Over Half A Million Sea Turtles Nest On Mexican Coast

This is the moment countless vulnerable sea turtles arrive on the Mexican coastline to lay their eggs with experts saying over half a million females have nested in the area so far this year.

The olive ridley sea turtle (Lepidochelys olivacea), also known as the Pacific ridley sea turtle, is the world’s second smallest sea turtle and are categorised as ‘vulnerable’ by the International Union for Conservation of Nature (IUCN).

Video credit: CEN/@CONANP_mx

The nesting turtles were filmed arriving on the Morro Ayuta Beach in the south-western Mexican state of Oaxaca.

According to the National Commission of Protected Natural Areas, it was the third arrival of the olive ridley sea turtles this year and experts estimate that so far over 584,000 females have nested in the area.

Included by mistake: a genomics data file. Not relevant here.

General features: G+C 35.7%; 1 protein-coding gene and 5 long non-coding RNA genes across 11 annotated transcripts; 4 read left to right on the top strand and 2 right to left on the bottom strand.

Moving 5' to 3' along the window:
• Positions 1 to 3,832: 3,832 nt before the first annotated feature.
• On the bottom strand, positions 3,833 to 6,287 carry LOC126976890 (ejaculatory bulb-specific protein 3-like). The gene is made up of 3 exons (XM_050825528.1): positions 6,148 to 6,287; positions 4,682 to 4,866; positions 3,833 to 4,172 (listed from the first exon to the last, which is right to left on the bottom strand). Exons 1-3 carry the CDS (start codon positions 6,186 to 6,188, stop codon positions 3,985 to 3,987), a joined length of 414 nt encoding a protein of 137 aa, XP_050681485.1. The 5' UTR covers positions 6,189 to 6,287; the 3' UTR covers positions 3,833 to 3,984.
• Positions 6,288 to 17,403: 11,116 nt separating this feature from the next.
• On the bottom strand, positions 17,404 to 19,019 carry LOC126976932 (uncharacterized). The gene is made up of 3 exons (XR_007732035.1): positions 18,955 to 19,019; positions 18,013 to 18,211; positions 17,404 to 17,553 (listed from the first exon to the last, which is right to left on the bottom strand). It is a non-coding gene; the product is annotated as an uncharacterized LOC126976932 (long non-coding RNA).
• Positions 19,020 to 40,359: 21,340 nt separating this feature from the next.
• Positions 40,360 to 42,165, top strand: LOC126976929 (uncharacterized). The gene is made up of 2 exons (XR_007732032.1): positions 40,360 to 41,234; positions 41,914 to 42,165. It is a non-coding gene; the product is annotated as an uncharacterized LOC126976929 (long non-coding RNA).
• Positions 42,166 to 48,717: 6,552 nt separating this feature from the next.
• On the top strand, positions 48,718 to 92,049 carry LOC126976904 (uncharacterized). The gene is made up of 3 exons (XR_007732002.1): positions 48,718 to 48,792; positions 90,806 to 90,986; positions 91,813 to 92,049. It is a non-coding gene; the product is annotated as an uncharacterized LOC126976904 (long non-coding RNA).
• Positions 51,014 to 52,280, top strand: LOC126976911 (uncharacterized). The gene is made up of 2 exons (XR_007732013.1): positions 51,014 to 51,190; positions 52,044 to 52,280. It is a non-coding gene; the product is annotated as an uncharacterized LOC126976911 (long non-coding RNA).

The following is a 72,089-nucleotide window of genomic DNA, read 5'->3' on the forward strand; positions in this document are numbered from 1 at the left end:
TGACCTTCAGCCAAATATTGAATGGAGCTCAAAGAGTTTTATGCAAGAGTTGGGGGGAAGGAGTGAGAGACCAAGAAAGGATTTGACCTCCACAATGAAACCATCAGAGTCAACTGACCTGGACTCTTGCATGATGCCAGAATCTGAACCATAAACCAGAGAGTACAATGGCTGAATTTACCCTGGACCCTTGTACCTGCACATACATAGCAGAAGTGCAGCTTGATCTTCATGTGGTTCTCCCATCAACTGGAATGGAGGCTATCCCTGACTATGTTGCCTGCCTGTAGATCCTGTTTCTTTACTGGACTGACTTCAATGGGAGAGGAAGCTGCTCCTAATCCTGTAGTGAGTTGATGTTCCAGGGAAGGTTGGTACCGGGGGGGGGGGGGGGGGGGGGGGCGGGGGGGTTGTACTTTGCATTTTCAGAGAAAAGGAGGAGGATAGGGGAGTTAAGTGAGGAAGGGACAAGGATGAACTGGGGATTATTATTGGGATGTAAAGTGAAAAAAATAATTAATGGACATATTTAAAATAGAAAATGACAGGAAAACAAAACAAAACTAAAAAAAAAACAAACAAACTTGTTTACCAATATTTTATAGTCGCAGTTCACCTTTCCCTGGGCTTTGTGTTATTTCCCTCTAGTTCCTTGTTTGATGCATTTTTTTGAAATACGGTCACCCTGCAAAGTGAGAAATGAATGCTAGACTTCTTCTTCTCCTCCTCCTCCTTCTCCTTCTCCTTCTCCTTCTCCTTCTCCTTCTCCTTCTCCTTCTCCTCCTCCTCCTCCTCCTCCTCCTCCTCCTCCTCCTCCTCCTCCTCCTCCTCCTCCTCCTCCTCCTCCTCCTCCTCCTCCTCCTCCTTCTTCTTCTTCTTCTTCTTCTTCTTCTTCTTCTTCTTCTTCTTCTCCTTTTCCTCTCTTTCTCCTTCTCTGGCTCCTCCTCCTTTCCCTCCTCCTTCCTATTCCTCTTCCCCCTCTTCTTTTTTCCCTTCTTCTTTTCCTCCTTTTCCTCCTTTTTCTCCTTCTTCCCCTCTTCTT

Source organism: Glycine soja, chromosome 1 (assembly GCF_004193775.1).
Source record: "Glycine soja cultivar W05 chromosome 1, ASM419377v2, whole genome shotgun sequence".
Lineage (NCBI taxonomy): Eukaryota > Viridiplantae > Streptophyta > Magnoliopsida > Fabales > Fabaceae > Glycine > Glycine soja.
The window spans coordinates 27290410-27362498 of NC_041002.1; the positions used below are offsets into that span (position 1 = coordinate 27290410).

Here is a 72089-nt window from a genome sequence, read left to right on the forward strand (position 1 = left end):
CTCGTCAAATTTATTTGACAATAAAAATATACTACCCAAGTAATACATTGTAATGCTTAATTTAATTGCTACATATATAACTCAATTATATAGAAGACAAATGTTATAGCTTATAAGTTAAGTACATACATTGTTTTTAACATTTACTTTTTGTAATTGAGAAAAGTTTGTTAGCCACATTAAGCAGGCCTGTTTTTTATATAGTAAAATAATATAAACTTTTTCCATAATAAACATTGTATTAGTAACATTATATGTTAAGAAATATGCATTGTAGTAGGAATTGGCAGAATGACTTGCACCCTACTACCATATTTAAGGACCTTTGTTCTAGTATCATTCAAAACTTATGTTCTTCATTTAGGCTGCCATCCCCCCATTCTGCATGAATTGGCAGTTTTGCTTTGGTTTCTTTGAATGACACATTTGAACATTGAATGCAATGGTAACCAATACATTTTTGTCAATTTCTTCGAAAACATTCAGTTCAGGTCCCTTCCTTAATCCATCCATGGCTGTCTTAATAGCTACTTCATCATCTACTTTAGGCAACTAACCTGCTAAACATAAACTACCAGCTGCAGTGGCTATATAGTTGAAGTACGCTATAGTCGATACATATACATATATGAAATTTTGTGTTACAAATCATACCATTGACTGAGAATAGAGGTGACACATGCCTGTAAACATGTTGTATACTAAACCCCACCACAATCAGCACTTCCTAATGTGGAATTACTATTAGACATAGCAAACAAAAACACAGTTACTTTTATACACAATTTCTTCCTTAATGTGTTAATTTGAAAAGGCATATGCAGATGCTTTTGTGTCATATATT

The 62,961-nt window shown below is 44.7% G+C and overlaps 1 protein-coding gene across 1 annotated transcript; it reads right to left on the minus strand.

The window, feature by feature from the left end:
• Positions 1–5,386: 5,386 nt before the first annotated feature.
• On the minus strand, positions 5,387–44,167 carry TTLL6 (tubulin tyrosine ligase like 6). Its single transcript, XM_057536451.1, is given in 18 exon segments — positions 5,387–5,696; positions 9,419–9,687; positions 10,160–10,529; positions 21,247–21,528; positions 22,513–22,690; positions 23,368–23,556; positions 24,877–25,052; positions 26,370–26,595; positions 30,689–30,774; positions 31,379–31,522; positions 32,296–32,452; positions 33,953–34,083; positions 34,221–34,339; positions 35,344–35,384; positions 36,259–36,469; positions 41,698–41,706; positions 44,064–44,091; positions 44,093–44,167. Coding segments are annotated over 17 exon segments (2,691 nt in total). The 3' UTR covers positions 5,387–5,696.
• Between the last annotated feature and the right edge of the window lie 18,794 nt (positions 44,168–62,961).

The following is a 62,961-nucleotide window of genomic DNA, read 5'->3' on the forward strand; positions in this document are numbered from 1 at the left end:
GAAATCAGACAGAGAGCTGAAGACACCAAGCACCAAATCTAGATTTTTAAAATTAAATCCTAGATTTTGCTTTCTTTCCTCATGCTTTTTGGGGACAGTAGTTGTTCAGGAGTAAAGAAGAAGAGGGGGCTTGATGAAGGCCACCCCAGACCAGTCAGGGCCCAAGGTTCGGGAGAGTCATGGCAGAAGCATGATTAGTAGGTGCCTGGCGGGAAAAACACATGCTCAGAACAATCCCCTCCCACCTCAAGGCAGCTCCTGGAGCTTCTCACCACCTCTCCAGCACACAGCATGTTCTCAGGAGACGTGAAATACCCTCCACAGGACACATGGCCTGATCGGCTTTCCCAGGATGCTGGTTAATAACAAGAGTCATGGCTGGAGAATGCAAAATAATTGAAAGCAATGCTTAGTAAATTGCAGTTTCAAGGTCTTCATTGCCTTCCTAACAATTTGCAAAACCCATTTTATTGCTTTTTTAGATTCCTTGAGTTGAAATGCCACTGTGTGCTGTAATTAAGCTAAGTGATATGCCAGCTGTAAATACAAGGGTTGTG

Moment of the arrival of the turtles to the beach

It is estimated that only one out of over 100 olive ridley sea turtles make it to adulthood due to predators and human activity, including hunting and plastic waste in the oceans.

According to reports, it has been illegal to eat the turtles or their eggs in Mexico since 1990.

The turtles in the beach

Each season, the remarkable turtles return to the exact same spot where they hatched to lay their own eggs, often travelling thousands of miles in the process.

After being born, they head out to sea and rarely return to land, except when the females come back to nest.

The turtles in the beach

This return presents a rare opportunity for scientists to study them, and also to fit them with tracking devices in order to understand more about their habits in order to protect them.

To find out more about the author, editor or agency that supplied this story – please click below.
Story By: Ana LacasaSub-EditorJoseph Golder, Agency: Central European News

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